Files in this item
|(no description provided)|
|Title:||Studies on the Motion of Continuous Viscoelastic Rotors|
|Author(s):||Norwood, Robert Lee|
|Department / Program:||Theoretical and Applied Mechanics|
|Discipline:||Theoretical and Applied Mechanics|
|Degree Granting Institution:||University of Illinois at Urbana-Champaign|
|Abstract:||This analytical investigation of continuous viscoelastic rotor motion is based upon undeformed rotor geometry being that of a right circular cylindrical shaft. The derivation of the motion equations for this Euler beam rotating shaft utilizes the work-energy approach. It is assumed that constant torque is applied at the shaft ends which are fixed in long ideal bearings. The derived field equations are three coupled, higher order, linear, partial differential equations. The coupling is effected through the shaft unbalance forcing terms. In this study, both coupled and uncoupled motion is considered.
The uncoupled steady-state motion analysis includes single mode expansion with internal and external damping. The solution of the motion equations is written with general initial conditions of position and velocity. The results show that the backward whirl mode is positively damped for all rotational speeds; that the forward mode is stable for a range of speeds; and that with no external damping, speeds beyond the first critical are unstable.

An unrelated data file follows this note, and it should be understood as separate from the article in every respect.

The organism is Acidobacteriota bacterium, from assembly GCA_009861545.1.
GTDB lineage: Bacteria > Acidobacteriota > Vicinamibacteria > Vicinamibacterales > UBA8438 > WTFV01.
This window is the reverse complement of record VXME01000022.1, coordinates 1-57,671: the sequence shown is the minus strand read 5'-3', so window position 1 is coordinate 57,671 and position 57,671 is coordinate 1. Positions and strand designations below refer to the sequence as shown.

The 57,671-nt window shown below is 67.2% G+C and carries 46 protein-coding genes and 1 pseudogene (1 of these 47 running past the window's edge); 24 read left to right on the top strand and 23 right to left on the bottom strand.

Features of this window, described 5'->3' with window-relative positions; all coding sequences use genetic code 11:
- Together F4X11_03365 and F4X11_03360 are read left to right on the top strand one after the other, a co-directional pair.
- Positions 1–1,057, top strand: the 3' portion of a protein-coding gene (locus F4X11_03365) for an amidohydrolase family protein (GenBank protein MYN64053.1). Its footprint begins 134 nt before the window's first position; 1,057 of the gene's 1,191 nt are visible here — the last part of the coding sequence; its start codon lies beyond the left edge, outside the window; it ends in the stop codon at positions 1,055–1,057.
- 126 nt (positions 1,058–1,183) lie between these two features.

The uncoupled non steady-state motion analysis concerns an initially bent shaft returning to a straight configuration under deceleration with external damping. The results describe the decay of modal motion as it depends on the damping factor, damped natural frequency and angular position.
The coupled steady-state motion analysis investigates the effect of various mass unbalance position vectors on the torsion coordinate. The results show that with particular unbalance configurations where the unbalance is non-planar or external damping, the shaft undergoes torsion different than that due solely to end applied torques. Additionally, it is shown that shaft deflection increases with shaft length when rotating at natural frequency.
Thesis (Ph.D.)--University of Illinois at Urbana-Champaign, 1980.
|Date Available in IDEALS:||2014-12-14|
This item appears in the following Collection(s)
Dissertations and Theses - Theoretical and Applied Mechanics (TAM)
Graduate Dissertations and Theses at Illinois
Graduate Theses and Dissertations at Illinois